Mountain West Football: Current Championship Game Tiebreaker Situations, Explained

Mountain West Football: Current Championship Game Tiebreaker Situations, Explained

Boise State

Mountain West Football: Current Championship Game Tiebreaker Situations, Explained


Mountain West Football: Current Championship Game Tiebreaker Situations, Explained

Boise State and San Jose State are undefeated, but where do they really stand in the race to the title game and who else is still alive?

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Confused by the new rules? We clear things up.

As we head into the last couple weeks of the Mountain West football season, the race to the top two spots in the conference is as wide open as ever. Though there are two unbeaten teams atop the current standings, the San Jose State Spartans and Boise State Broncos, the pressure to stay on top is still very much on.

Part of this is owed to the new set of tiebreaking rules that the conference created to deal with cancelations brought on by the COVID-19 pandemic, which you can find here. At the moment, some teams have played as many as six conference games (Hawaii, Nevada) while others have played only three (Air Force, Colorado State), which can make sorting out who’s still alive and who’s not a bit of a chore. Luckily, we’re here to do that work for you. Here’s how things look with two weeks to go.

Who’s still eligible for the championship game?

Right now, the answer is everyone. The linked document above states that eligible teams “must play no less than two fewer Conference games than the average number of Conference games played by all Conference teams (rounded up/down at .50”. In a nutshell, this meant that when the average of conference games played was seven, teams had to have at least five games under their belt to be in play.

With the number of cancelations brought on by COVID-19, that average has dropped. To this point, eight conference games have been canceled, so the maximum number of conference games has dropped from 92 to 76; 76 divided by 12 gives you an average of 6.33 games played, which rounds down to six. Assuming there are no more cancelations, that means every eligible team needs to have played a minimum of four Mountain West games and, in the next two weeks, everyone will have cleared that benchmark.

Okay, so who is actually still in contention?

At this point, there are five teams left who can reach the top two in the Mountain West. San Jose State and Boise State are currently in those spots thanks to their 4-0 conference records, while Nevada has fallen to third at 5-1. Fresno State is in the chase at 3-1, while Wyoming is 2-2.

Why aren’t Air Force and Colorado State still alive despite having only two conference losses? Possible win percentage. Even if things break exactly right for the Falcons and Rams, the best finish they can have is only 3-2 (.600) and that would put them behind a host of teams that could finish 4-2 (.667). If Boise State and San Jose State dropped their last two, Wyoming won its last two, and Fresno State split its last two, all four would still finish ahead of Air Force and CSU.

What about San Diego State?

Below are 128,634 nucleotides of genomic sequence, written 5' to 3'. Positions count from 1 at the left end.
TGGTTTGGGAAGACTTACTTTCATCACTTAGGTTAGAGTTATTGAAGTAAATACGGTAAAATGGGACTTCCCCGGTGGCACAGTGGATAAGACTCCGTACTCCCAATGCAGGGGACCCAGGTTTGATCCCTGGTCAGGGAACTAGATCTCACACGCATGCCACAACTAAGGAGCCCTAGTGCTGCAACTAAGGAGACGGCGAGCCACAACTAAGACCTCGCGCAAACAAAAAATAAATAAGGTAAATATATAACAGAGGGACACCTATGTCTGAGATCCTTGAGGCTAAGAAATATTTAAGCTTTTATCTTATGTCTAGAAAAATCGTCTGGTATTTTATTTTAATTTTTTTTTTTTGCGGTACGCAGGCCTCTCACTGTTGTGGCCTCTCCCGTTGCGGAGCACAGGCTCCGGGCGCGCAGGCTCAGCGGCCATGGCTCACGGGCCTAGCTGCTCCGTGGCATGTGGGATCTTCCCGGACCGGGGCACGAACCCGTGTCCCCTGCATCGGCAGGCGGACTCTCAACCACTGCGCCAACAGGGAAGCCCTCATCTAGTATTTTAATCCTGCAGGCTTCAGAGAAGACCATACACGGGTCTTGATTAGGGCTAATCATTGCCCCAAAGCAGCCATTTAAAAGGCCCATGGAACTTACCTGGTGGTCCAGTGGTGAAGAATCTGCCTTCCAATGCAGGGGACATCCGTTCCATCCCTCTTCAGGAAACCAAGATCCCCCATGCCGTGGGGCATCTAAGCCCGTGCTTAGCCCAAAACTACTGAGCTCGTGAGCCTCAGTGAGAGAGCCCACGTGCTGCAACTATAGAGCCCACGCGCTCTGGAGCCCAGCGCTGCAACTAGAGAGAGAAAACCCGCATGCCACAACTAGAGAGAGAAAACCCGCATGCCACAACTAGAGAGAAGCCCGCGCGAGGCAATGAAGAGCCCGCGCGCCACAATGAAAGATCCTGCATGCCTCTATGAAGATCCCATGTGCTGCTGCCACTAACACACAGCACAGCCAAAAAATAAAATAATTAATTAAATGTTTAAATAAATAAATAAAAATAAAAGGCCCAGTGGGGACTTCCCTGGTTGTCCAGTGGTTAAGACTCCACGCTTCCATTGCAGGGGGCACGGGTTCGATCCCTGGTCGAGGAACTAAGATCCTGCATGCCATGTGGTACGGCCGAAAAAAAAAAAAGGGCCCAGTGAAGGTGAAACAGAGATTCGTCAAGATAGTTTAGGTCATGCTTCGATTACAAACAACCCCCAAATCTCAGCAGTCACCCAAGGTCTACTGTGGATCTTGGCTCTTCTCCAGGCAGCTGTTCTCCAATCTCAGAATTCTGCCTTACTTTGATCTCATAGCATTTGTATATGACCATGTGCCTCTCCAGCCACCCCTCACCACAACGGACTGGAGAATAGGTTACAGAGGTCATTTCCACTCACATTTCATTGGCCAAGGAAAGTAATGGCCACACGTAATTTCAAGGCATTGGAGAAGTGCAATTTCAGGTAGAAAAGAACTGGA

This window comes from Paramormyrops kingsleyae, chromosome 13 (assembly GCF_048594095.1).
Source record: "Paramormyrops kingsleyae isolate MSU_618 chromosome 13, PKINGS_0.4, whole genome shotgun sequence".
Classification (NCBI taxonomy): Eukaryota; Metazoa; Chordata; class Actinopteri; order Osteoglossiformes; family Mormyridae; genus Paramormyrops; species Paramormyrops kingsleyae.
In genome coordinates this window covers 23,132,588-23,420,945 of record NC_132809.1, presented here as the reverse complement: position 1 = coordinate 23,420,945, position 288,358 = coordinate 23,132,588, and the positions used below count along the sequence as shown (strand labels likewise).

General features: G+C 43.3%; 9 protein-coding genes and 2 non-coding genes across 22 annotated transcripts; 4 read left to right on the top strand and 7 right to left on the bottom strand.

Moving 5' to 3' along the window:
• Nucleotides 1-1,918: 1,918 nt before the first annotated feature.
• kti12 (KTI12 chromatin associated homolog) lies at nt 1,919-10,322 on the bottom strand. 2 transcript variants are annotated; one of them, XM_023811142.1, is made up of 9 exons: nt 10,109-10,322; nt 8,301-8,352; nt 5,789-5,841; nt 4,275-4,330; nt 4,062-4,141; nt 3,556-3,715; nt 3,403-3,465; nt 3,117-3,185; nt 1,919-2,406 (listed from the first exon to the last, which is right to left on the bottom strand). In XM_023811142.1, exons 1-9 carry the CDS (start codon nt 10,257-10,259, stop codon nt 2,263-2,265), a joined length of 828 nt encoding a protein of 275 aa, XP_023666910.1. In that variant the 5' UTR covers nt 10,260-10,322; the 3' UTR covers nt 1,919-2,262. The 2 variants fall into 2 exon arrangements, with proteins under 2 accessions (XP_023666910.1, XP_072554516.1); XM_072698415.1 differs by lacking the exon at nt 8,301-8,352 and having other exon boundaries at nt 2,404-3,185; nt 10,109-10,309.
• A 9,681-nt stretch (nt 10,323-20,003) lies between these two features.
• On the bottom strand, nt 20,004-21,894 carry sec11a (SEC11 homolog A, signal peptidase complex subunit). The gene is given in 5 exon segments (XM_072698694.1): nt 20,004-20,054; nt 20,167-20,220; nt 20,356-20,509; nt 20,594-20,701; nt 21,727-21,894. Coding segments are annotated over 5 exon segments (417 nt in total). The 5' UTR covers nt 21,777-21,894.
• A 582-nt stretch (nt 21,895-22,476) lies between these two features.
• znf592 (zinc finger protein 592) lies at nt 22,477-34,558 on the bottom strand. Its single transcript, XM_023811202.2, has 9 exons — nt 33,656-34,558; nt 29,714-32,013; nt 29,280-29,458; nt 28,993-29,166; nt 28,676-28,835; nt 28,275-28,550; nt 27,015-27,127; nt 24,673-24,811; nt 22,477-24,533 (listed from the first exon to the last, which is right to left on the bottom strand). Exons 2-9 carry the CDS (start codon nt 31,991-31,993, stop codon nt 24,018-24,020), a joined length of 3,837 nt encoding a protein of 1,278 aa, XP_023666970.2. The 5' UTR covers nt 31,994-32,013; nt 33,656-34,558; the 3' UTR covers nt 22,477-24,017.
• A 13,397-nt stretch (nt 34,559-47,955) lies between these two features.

The short answer is that their two conference losses to San Jose State and Nevada were killers. Even if things break in such a way that San Diego State in a three-way tie at 4-2, the tiebreakers don’t work in their favor. Consider these two outcomes:

Scenario 1: The Aztecs beat Colorado State. San Jose State loses to Hawaii but beats Nevada. Boise State and Nevada lose their last two games. Fresno State beats Nevada but loses to New Mexico. Wyoming loses to New Mexico but beats Boise State. Hawaii wins out.

  • San Jose State: 5-1
  • Boise State, Fresno State, San Diego State: 4-2
  • Hawaii, Nevada: 5-3
  • Wyoming: 3-3

The first three-team round-robin tiebreaker is bypassed because of canceled games. The next comes down to winning percentage against the next-best team(s) in the standings. In this case, Boise State is 1-0 against Hawaii and Nevada, San Diego State is 1-1 and Fresno State is 1-1. The Broncos would get out of the tiebreaker at this point.

SDSU nor Fresno State would have played Wyoming, so this tiebreaker goes down the standings until it is resolved and, well, it gets messy. Both teams would have beaten Colorado State, neither team would have played Air Force, both teams would have beaten Utah State and UNLV, which leaves New Mexico as the straw that would finally break the Bulldogs.

Things would then reset to two-team tiebreakers. The first goes back to head-to-head results, but Boise State and SDSU do not play each other. Record against the next-best team in the standings again comes next, but neither team played Fresno State. Again, both had victories over Hawaii, but the Aztecs’ loss to Nevada is the ultimate difference maker here.

Scenario 2: The Aztecs beat Colorado State. San Jose State, Boise State and Fresno State lose their last two games. Nevada and Hawaii win out. Wyoming loses to New Mexico but beats Boise State.

In that case, here are your conference standings:

  • Nevada: 6-2
  • Boise State, San Diego State, San Jose State: 4-2
  • Hawaii: 5-3
  • Fresno State, Wyoming: 3-3

The three-team round-robin tiebreaker would again get bypassed, but SJSU would get bumped by the same second tiebreaker with their loss to Hawaii. Boise State and SDSU would reset to the primary two-team tiebreaker, record against the next-highest team in the standings. That would be the Spartans now, whom Boise State did not play but against whom the Aztecs lost.

This is a lot to process.

Yeah, I know. The more labyrinthine scenarios aren’t likely to play out, but read on to learn more about what each team faces in the next two weeks.


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